prevent shoulder injuriesIt amazes me the amount of demand we, as climbers, put on our shoulders, seeing as it is one of the most unstable joints in our body. We put a lot of faith in the ability of our shoulders to withstand the demands of climbing, but for most, I assume, it is more so an oversight (or lack of knowledge…) than an outright conscious decision to put our shoulders at risk.

The fact that the demands of climbing are so high, coupled with the fact that the shoulder joint is inherently unstable, makes it easily understandable why it is a common site for injuries.

This joint offers the most mobility out of all the other joints in the body, but for the price of stability. In other words, stability is sacrificed for mobility. We can reach for holds in front of us, beside us, above us, and even behind us, greatly increasing the movements and options that are available to us as we scale up a wall. The mobility of our shoulders actually adds quite a bit of interest to our climbs. They open up a variety of options by allowing just one move to be completed several different ways depending on your strengths or style of climbing.

Perhaps your natural movement is to gaston a hold, that for me, feels more fluid to cross to. We really don’t thank our shoulders enough for the versatility they provide us as we pursue our passion for climbing. They broaden our limits an give us the opportunity to flow in our own unique way.

I’d like to keep things that way! Wouldn’t you?

Why not give our shoulders a big thank you by providing them with some more strength, stability, and flexibility so they can carry on carrying us on. 😉

Shoulder / Scapula / Clavicle - Anatomy Bones isolated on white

The rotator cuff is a collection of muscles and tendons that support the shoulder joint by connecting the upper arm (humerus) to the shoulder blade (scapula). The muscles provide mobility of the joint and the tendons provide stability, and together they form a cuff (hence the name rotator cuff) around the head of the humerus helping to draw and keep the head of the humerus in the shallow socket of the shoulder blade.

If you’re an anatomy nut like me (or more accurately, an anatomy nut wannabe…) here’s a more detailed description of the rotator cuff since it’s very helpful to have an idea of your internal blueprints when it comes to understanding movement and keeping your body strong and healthy.

The rotator cuff is made up of 4 muscles, all of which originate in different areas of the shoulder blade and insert as tendons around the head of the humerus. The 4 muscles and their actions are described below:

Supraspinatus: This muscle spans from the top of the shoulder blade to the outer head of the humerus and helps the deltoid (a major shoulder muscle) initiate the action of abduction of the arm (raising the arm). Pay close attention to the fact that it helps ‘initiate the action of abduction’, meaning that the supraspinatus is only used in the initial phases of motion, which is good to understand when it comes to performing strengthening exercises (more on that later). This muscle is also relatively small and most commonly injured.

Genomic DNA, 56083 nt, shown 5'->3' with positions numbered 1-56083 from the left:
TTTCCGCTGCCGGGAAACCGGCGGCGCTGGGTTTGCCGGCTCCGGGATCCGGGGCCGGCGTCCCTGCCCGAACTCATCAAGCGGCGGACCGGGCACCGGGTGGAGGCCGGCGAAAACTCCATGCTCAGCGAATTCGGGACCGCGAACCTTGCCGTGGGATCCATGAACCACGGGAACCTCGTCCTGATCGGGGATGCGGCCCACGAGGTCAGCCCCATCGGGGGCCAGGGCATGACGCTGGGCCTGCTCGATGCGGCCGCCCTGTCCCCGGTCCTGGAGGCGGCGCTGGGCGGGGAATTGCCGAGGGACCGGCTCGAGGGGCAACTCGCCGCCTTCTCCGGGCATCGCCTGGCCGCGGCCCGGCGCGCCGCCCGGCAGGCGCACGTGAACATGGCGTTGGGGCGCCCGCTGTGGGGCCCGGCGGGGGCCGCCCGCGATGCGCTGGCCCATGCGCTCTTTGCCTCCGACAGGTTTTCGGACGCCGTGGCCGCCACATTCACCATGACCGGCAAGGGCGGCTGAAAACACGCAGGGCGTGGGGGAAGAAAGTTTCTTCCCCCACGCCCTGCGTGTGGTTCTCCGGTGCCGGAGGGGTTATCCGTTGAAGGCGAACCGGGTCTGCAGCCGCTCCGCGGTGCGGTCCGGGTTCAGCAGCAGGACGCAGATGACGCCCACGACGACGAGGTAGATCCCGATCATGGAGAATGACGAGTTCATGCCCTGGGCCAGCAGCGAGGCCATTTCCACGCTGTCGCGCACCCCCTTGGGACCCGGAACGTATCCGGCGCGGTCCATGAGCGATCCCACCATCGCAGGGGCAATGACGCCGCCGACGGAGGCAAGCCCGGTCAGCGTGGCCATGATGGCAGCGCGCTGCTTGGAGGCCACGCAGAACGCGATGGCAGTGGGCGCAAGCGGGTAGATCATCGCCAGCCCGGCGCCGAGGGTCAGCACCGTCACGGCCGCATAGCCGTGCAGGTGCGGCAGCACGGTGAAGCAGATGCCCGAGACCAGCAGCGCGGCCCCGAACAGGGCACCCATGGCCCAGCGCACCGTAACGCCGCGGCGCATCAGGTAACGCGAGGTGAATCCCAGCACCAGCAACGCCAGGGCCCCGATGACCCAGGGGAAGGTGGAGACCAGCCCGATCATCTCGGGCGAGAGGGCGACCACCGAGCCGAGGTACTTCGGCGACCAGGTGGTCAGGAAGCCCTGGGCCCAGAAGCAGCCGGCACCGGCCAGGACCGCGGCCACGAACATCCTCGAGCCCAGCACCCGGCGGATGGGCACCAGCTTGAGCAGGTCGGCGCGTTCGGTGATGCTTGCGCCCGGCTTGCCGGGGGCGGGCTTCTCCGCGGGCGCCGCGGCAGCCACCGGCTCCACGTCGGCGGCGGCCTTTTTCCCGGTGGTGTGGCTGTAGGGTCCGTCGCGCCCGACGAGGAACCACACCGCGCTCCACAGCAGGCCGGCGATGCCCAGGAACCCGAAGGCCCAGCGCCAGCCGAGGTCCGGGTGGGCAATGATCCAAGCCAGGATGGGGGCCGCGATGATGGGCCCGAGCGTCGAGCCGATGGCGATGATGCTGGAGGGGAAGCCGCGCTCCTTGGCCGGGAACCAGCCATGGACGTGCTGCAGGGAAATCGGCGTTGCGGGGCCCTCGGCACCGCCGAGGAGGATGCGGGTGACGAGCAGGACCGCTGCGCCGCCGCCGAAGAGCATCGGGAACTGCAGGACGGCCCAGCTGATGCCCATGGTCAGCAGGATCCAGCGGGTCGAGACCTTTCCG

medical accurate illustration of the supraspinatusInfraspinatus: This muscle originates at the medial edge of the back side of the shoulder blade (edge closest to your spine), spans across the shoulder blade, and attaches onto the back of the humeral head. It is responsible for external rotation of the shoulder.

medical accurate illustration of the infraspinatusTeres Minor: This is a small muscle that works with the infraspinatus to achieve external rotation and also plays a minor role in adduction (lowering the arm). It originates at the lateral edge of the back side of the shoulder blade (edge closest to your arm/side body) and inserts on the back of the humeral head just below the insertion of the infraspinatus.

medical accurate illustration of the teres minorSubscapularis: A large and strong muscle that originates on the medial edge of the front side of the shoulder blade (on the opposite side of the supraspinatus) and inserts on the front of the humeral head. The subscapularis is responsible for internal rotation of the shoulder.

medical accurate illustration of the subscapularisStill with me?

Hopefully you find anatomy as fascinating as I do!

As long as you understand that the muscles of the rotator cuff provide stability to the inherently unstable shoulder joint, then we’re on the same page.

So, clearly the shoulder joint would benefit from additional stability, especially since as climbers it can be likely that some muscular imbalances in the shoulders already exist. Imbalances can lead us towards injury, so lets reverse and mitigate before it’s too late.